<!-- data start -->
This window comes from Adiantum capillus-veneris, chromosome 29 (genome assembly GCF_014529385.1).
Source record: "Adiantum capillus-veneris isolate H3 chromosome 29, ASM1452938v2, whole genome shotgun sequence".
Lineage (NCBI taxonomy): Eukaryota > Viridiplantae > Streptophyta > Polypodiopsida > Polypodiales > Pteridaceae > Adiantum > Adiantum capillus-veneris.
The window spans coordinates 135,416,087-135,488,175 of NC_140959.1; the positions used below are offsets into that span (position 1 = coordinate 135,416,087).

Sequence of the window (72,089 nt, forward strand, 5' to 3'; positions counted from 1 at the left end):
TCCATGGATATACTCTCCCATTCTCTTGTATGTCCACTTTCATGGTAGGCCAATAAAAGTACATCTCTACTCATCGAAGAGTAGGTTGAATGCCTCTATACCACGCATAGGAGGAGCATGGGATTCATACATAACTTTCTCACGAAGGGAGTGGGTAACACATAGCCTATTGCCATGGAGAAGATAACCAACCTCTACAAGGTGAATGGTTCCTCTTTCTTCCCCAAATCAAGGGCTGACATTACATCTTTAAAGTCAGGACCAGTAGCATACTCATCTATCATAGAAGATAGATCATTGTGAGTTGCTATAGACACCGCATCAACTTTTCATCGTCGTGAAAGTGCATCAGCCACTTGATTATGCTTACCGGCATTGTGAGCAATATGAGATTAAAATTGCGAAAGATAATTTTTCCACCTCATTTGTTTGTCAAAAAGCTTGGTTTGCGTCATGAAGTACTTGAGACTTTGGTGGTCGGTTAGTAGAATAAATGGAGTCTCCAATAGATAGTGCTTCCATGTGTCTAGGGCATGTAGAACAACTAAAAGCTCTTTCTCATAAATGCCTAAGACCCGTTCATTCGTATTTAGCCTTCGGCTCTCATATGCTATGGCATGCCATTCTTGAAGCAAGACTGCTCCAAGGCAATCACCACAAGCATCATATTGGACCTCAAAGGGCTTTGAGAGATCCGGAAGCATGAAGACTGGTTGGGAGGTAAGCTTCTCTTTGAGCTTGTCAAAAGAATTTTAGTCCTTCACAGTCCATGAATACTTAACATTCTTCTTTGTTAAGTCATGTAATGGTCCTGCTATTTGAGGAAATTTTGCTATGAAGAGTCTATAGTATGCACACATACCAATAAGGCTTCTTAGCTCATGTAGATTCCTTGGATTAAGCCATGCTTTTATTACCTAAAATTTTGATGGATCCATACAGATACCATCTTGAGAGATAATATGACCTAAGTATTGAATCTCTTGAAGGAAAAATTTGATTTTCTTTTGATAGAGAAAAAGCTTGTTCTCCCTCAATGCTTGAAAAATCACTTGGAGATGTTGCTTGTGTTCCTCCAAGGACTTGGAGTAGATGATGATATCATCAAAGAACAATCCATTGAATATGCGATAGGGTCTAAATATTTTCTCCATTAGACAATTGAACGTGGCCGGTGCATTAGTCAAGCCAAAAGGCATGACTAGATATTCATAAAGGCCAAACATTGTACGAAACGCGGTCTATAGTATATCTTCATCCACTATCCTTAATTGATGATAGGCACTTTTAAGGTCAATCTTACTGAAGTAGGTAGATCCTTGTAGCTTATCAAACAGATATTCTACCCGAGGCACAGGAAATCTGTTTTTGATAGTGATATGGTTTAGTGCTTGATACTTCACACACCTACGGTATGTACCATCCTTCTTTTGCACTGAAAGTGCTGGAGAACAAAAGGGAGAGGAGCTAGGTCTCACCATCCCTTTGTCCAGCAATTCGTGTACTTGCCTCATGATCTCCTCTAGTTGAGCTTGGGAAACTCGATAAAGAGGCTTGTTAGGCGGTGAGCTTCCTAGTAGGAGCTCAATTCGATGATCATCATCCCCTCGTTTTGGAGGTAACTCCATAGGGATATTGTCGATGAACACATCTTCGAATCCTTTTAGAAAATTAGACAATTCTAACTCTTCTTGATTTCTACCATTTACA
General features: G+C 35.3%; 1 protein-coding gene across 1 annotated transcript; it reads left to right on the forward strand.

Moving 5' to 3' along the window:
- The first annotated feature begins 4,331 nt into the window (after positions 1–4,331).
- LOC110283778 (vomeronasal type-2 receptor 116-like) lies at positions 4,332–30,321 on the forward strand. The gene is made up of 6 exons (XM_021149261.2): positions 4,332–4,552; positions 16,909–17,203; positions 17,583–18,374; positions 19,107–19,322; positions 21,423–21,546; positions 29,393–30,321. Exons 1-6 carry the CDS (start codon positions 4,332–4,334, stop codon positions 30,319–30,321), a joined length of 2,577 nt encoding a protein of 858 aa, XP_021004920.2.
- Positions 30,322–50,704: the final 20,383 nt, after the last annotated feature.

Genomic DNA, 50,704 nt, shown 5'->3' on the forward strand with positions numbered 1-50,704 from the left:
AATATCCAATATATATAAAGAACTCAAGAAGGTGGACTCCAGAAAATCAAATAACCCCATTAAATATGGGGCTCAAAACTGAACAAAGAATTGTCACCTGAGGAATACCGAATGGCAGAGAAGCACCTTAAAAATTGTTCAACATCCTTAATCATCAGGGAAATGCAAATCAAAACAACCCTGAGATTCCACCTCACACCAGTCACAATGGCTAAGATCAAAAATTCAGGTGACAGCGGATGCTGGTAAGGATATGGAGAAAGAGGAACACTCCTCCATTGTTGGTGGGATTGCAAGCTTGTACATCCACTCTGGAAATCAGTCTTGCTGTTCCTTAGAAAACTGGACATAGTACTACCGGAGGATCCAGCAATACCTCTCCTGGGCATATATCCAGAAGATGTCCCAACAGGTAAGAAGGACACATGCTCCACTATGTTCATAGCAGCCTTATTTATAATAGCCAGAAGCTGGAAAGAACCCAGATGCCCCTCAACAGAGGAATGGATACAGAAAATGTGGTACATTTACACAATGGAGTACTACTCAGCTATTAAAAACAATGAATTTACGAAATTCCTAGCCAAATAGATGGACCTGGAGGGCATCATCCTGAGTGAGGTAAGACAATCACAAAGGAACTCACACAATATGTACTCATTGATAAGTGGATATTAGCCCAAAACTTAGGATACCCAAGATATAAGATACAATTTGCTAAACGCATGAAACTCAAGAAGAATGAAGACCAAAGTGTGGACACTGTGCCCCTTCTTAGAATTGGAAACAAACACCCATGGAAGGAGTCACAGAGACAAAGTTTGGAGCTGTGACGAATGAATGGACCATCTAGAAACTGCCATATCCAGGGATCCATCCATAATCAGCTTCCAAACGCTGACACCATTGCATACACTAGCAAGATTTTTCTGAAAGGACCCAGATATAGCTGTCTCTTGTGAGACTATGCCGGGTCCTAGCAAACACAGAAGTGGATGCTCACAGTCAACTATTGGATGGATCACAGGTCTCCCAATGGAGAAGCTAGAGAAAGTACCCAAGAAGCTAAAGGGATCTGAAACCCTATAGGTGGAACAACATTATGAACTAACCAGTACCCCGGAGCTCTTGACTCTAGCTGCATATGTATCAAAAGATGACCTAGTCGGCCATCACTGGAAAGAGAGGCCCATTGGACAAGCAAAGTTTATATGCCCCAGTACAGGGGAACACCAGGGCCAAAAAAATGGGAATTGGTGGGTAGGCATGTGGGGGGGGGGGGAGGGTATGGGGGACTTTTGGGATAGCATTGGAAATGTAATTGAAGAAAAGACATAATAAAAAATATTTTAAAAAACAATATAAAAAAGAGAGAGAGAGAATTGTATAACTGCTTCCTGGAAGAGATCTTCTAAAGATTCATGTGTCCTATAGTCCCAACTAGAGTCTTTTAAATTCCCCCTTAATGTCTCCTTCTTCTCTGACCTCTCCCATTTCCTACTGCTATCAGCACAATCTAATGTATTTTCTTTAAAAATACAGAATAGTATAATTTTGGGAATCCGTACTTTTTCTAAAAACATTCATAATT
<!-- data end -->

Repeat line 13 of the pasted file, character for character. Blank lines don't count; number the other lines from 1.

AATATCCAATATATATAAAGAACTCAAGAAGGTGGACTCCAGAAAATCAAATAACCCCATTAAATATGGGGCTCAAAACTGAACAAAGAATTGTCACCTGAGGAATACCGAATGGCAGAGAAGCACCTTAAAAATTGTTCAACATCCTTAATCATCAGGGAAATGCAAATCAAAACAACCCTGAGATTCCACCTCACACCAGTCACAATGGCTAAGATCAAAAATTCAGGTGACAGCGGATGCTGGTAAGGATATGGAGAAAGAGGAACACTCCTCCATTGTTGGTGGGATTGCAAGCTTGTACATCCACTCTGGAAATCAGTCTTGCTGTTCCTTAGAAAACTGGACATAGTACTACCGGAGGATCCAGCAATACCTCTCCTGGGCATATATCCAGAAGATGTCCCAACAGGTAAGAAGGACACATGCTCCACTATGTTCATAGCAGCCTTATTTATAATAGCCAGAAGCTGGAAAGAACCCAGATGCCCCTCAACAGAGGAATGGATACAGAAAATGTGGTACATTTACACAATGGAGTACTACTCAGCTATTAAAAACAATGAATTTACGAAATTCCTAGCCAAATAGATGGACCTGGAGGGCATCATCCTGAGTGAGGTAAGACAATCACAAAGGAACTCACACAATATGTACTCATTGATAAGTGGATATTAGCCCAAAACTTAGGATACCCAAGATATAAGATACAATTTGCTAAACGCATGAAACTCAAGAAGAATGAAGACCAAAGTGTGGACACTGTGCCCCTTCTTAGAATTGGAAACAAACACCCATGGAAGGAGTCACAGAGACAAAGTTTGGAGCTGTGACGAATGAATGGACCATCTAGAAACTGCCATATCCAGGGATCCATCCATAATCAGCTTCCAAACGCTGACACCATTGCATACACTAGCAAGATTTTTCTGAAAGGACCCAGATATAGCTGTCTCTTGTGAGACTATGCCGGGTCCTAGCAAACACAGAAGTGGATGCTCACAGTCAACTATTGGATGGATCACAGGTCTCCCAATGGAGAAGCTAGAGAAAGTACCCAAGAAGCTAAAGGGATCTGAAACCCTATAGGTGGAACAACATTATGAACTAACCAGTACCCCGGAGCTCTTGACTCTAGCTGCATATGTATCAAAAGATGACCTAGTCGGCCATCACTGGAAAGAGAGGCCCATTGGACAAGCAAAGTTTATATGCCCCAGTACAGGGGAACACCAGGGCCAAAAAAATGGGAATTGGTGGGTAGGCATGTGGGGGGGGGGGGAGGGTATGGGGGACTTTTGGGATAGCATTGGAAATGTAATTGAAGAAAAGACATAATAAAAAATATTTTAAAAAACAATATAAAAAAGAGAGAGAGAGAATTGTATAACTGCTTCCTGGAAGAGATCTTCTAAAGATTCATGTGTCCTATAGTCCCAACTAGAGTCTTTTAAATTCCCCCTTAATGTCTCCTTCTTCTCTGACCTCTCCCATTTCCTACTGCTATCAGCACAATCTAATGTATTTTCTTTAAAAATACAGAATAGTATAATTTTGGGAATCCGTACTTTTTCTAAAAACATTCATAATT